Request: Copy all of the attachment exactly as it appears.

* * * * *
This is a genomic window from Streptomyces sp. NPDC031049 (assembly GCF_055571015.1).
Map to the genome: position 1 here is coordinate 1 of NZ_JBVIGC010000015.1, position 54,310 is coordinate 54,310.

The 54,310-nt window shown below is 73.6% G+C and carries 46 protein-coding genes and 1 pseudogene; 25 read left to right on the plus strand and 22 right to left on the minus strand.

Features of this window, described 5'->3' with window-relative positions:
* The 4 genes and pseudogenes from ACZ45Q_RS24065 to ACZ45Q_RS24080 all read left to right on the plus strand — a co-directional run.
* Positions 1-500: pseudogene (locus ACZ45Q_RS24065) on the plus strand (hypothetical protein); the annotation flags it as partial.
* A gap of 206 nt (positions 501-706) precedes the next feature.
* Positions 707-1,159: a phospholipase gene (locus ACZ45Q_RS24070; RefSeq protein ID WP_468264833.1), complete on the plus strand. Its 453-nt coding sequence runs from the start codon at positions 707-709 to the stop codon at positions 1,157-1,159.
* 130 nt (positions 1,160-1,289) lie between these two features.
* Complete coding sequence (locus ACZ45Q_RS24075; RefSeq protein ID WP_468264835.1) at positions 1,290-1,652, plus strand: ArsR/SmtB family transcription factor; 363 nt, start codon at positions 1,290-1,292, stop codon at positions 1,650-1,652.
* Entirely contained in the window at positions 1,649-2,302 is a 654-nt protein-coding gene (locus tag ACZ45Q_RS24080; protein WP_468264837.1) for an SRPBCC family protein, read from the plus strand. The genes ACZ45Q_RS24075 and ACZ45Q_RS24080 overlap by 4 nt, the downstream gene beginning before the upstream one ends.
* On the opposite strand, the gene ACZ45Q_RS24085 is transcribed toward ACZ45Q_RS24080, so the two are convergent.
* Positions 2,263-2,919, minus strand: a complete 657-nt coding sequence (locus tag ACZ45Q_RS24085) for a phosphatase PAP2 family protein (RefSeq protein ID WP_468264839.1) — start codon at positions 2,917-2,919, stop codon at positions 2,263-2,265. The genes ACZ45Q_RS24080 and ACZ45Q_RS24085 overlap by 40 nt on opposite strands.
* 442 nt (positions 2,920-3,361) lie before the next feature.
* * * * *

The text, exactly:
This is a genomic window from Streptomyces sp. NPDC031049 (assembly GCF_055571015.1).
Map to the genome: position 1 here is coordinate 1 of NZ_JBVIGC010000015.1, position 54,310 is coordinate 54,310.

The 54,310-nt window shown below is 73.6% G+C and carries 46 protein-coding genes and 1 pseudogene; 25 read left to right on the plus strand and 22 right to left on the minus strand.

Features of this window, described 5'->3' with window-relative positions:
* The 4 genes and pseudogenes from ACZ45Q_RS24065 to ACZ45Q_RS24080 all read left to right on the plus strand — a co-directional run.
* Positions 1-500: pseudogene (locus ACZ45Q_RS24065) on the plus strand (hypothetical protein); the annotation flags it as partial.
* A gap of 206 nt (positions 501-706) precedes the next feature.
* Positions 707-1,159: a phospholipase gene (locus ACZ45Q_RS24070; RefSeq protein ID WP_468264833.1), complete on the plus strand. Its 453-nt coding sequence runs from the start codon at positions 707-709 to the stop codon at positions 1,157-1,159.
* 130 nt (positions 1,160-1,289) lie between these two features.
* Complete coding sequence (locus ACZ45Q_RS24075; RefSeq protein ID WP_468264835.1) at positions 1,290-1,652, plus strand: ArsR/SmtB family transcription factor; 363 nt, start codon at positions 1,290-1,292, stop codon at positions 1,650-1,652.
* Entirely contained in the window at positions 1,649-2,302 is a 654-nt protein-coding gene (locus tag ACZ45Q_RS24080; protein WP_468264837.1) for an SRPBCC family protein, read from the plus strand. The genes ACZ45Q_RS24075 and ACZ45Q_RS24080 overlap by 4 nt, the downstream gene beginning before the upstream one ends.
* On the opposite strand, the gene ACZ45Q_RS24085 is transcribed toward ACZ45Q_RS24080, so the two are convergent.
* Positions 2,263-2,919, minus strand: a complete 657-nt coding sequence (locus tag ACZ45Q_RS24085) for a phosphatase PAP2 family protein (RefSeq protein ID WP_468264839.1) — start codon at positions 2,917-2,919, stop codon at positions 2,263-2,265. The genes ACZ45Q_RS24080 and ACZ45Q_RS24085 overlap by 40 nt on opposite strands.
* 442 nt (positions 2,920-3,361) lie before the next feature.